How Thin is Your Ice?

When something goes wrong, how do you respond? Last Thursday morning I read that opening line in Seth Godin’s blog, and I had to laugh. A few minutes earlier I’d received an email from the associate pastor of my church, letting me know the food and preparations we’d made to serve the congregation between services on Easter Sunday had to be cancelled due to flood damage.  Calls had to be made, food orders cancelled, and apologies delivered to the folks who had already prepared food and rearranged their schedules to help. It was by no… [read more]
Share this post:
  • email
  • Facebook
  • Twitter
  • StumbleUpon
  • Technorati
  • del.icio.us
  • Digg

Investment Shock Absorbers

(from Dimensional Fund Advisors’ Outside the Flags blog by Jim Parker dated February 2017. Jim is a Vice President with DFA, leading the communications and marketing team in the firms’ Australian office.)    Ever ridden in a car with worn-out shock absorbers? Every bump is jarring, every corner stomach-churning, and every red light an excuse to assume the brace position. Owning an undiversified portfolio can trigger similar reactions. In a motor vehicle, the suspension system keeps the tires in contact with the road and provides a smooth ride for passengers by offsetting the forces of gravity,… [read more]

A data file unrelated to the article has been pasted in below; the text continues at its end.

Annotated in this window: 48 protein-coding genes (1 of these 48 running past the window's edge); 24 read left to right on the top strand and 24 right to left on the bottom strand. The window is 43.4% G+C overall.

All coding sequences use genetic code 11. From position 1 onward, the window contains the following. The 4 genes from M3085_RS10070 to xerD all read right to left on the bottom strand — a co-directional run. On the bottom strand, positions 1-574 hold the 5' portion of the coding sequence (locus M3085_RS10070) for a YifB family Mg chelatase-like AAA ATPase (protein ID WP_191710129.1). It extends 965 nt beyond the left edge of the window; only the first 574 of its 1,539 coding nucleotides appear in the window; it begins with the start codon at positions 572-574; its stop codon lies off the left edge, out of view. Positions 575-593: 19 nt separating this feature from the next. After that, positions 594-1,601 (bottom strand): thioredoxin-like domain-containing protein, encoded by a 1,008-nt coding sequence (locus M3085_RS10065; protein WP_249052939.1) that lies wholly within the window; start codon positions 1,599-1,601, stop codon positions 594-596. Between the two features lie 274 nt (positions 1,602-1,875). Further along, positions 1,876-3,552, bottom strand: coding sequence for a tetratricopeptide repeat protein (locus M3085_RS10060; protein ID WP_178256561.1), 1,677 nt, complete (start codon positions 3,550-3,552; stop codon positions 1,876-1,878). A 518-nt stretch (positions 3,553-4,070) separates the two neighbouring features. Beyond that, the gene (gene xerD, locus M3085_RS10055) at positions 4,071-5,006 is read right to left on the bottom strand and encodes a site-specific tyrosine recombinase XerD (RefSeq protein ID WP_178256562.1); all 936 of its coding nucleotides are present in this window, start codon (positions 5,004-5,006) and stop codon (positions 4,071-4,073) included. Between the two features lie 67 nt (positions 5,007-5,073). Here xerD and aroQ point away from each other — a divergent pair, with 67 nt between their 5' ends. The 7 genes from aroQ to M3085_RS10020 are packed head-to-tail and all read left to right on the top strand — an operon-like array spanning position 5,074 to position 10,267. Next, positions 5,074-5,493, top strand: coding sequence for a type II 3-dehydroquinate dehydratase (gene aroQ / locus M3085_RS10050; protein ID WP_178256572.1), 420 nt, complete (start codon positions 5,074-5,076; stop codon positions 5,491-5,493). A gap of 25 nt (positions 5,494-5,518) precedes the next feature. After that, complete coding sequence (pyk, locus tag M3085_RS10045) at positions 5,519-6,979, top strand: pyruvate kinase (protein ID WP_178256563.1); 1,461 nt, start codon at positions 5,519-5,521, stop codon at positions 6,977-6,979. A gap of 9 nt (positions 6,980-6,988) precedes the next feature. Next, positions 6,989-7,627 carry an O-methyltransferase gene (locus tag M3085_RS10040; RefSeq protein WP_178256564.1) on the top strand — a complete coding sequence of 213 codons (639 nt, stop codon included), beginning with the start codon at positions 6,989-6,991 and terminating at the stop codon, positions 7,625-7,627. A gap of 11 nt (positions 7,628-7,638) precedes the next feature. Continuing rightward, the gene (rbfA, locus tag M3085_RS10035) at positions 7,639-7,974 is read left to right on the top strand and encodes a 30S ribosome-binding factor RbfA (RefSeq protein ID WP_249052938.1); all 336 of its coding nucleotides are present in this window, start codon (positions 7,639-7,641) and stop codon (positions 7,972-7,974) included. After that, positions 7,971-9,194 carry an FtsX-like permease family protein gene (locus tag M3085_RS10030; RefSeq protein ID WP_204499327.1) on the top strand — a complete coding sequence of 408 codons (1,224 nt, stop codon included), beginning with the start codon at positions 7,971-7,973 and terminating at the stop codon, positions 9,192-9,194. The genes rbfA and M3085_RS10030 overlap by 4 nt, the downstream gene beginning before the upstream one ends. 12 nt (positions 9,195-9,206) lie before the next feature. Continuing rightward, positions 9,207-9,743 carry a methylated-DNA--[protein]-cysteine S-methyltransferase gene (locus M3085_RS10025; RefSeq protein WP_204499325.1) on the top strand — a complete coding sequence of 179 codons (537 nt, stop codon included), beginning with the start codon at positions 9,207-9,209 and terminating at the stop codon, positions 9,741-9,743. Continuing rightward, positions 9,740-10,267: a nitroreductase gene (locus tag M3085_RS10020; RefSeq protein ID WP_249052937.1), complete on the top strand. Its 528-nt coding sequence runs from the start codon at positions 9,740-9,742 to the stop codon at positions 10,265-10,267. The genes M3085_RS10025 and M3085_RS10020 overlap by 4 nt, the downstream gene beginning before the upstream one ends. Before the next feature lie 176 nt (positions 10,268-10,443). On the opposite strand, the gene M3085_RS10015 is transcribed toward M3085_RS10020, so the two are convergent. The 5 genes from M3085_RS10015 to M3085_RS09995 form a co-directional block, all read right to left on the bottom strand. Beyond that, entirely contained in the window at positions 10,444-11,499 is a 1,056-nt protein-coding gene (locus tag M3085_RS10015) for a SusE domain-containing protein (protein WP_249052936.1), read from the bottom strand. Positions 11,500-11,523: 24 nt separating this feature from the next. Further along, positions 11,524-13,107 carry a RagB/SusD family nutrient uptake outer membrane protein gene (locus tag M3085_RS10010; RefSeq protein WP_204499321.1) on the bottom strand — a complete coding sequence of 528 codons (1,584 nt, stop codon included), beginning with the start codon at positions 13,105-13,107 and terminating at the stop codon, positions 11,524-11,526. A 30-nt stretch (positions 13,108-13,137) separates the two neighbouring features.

Share this post:
  • email
  • Facebook
  • Twitter
  • StumbleUpon
  • Technorati
  • del.icio.us
  • Digg

Will it Matter?

A constant stream of breaking news on TV.  Our smartphones pinging us about that news alert, social media mention or new “friend.”  Weather alerts where we live and just about everywhere else on the globe.  Another reason to fret, worry or panic caused by real media reports, fake media reports, Presidential and not-so-presidential tweets. It’s far too easy to get caught up in the headlines, pings, dings and other constant demands for our attention.  At best, we wind up carrying around a low-grade stress headache every day.  At worst, it can cause much larger problems… [read more]